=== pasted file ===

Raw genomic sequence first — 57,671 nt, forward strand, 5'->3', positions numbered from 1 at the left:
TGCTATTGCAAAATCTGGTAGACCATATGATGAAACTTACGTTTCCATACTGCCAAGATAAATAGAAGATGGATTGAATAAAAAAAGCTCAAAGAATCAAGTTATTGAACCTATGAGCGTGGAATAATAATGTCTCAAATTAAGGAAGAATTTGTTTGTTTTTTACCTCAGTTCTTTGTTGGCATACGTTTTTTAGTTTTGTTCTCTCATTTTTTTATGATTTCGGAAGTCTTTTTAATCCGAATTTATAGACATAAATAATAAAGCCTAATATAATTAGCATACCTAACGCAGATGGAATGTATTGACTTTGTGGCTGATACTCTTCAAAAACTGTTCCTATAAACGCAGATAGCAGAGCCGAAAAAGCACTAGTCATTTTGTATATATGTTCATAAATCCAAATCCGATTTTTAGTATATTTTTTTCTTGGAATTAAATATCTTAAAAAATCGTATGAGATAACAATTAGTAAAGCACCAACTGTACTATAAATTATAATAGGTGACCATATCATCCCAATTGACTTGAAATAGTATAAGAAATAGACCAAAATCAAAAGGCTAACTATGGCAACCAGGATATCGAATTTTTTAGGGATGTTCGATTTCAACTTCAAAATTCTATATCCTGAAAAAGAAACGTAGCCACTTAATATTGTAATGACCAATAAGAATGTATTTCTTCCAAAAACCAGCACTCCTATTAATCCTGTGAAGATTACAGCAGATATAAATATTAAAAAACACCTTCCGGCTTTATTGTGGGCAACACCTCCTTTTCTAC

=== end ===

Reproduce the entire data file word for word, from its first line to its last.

Raw genomic sequence first — 57,671 nt, forward strand, 5'->3', positions numbered from 1 at the left:
TGCTATTGCAAAATCTGGTAGACCATATGATGAAACTTACGTTTCCATACTGCCAAGATAAATAGAAGATGGATTGAATAAAAAAAGCTCAAAGAATCAAGTTATTGAACCTATGAGCGTGGAATAATAATGTCTCAAATTAAGGAAGAATTTGTTTGTTTTTTACCTCAGTTCTTTGTTGGCATACGTTTTTTAGTTTTGTTCTCTCATTTTTTTATGATTTCGGAAGTCTTTTTAATCCGAATTTATAGACATAAATAATAAAGCCTAATATAATTAGCATACCTAACGCAGATGGAATGTATTGACTTTGTGGCTGATACTCTTCAAAAACTGTTCCTATAAACGCAGATAGCAGAGCCGAAAAAGCACTAGTCATTTTGTATATATGTTCATAAATCCAAATCCGATTTTTAGTATATTTTTTTCTTGGAATTAAATATCTTAAAAAATCGTATGAGATAACAATTAGTAAAGCACCAACTGTACTATAAATTATAATAGGTGACCATATCATCCCAATTGACTTGAAATAGTATAAGAAATAGACCAAAATCAAAAGGCTAACTATGGCAACCAGGATATCGAATTTTTTAGGGATGTTCGATTTCAACTTCAAAATTCTATATCCTGAAAAAGAAACGTAGCCACTTAATATTGTAATGACCAATAAGAATGTATTTCTTCCAAAAACCAGCACTCCTATTAATCCTGTGAAGATTACAGCAGATATAAATATTAAAAAACACCTTCCGGCTTTATTGTGGGCAACACCTCCTTTTCTAC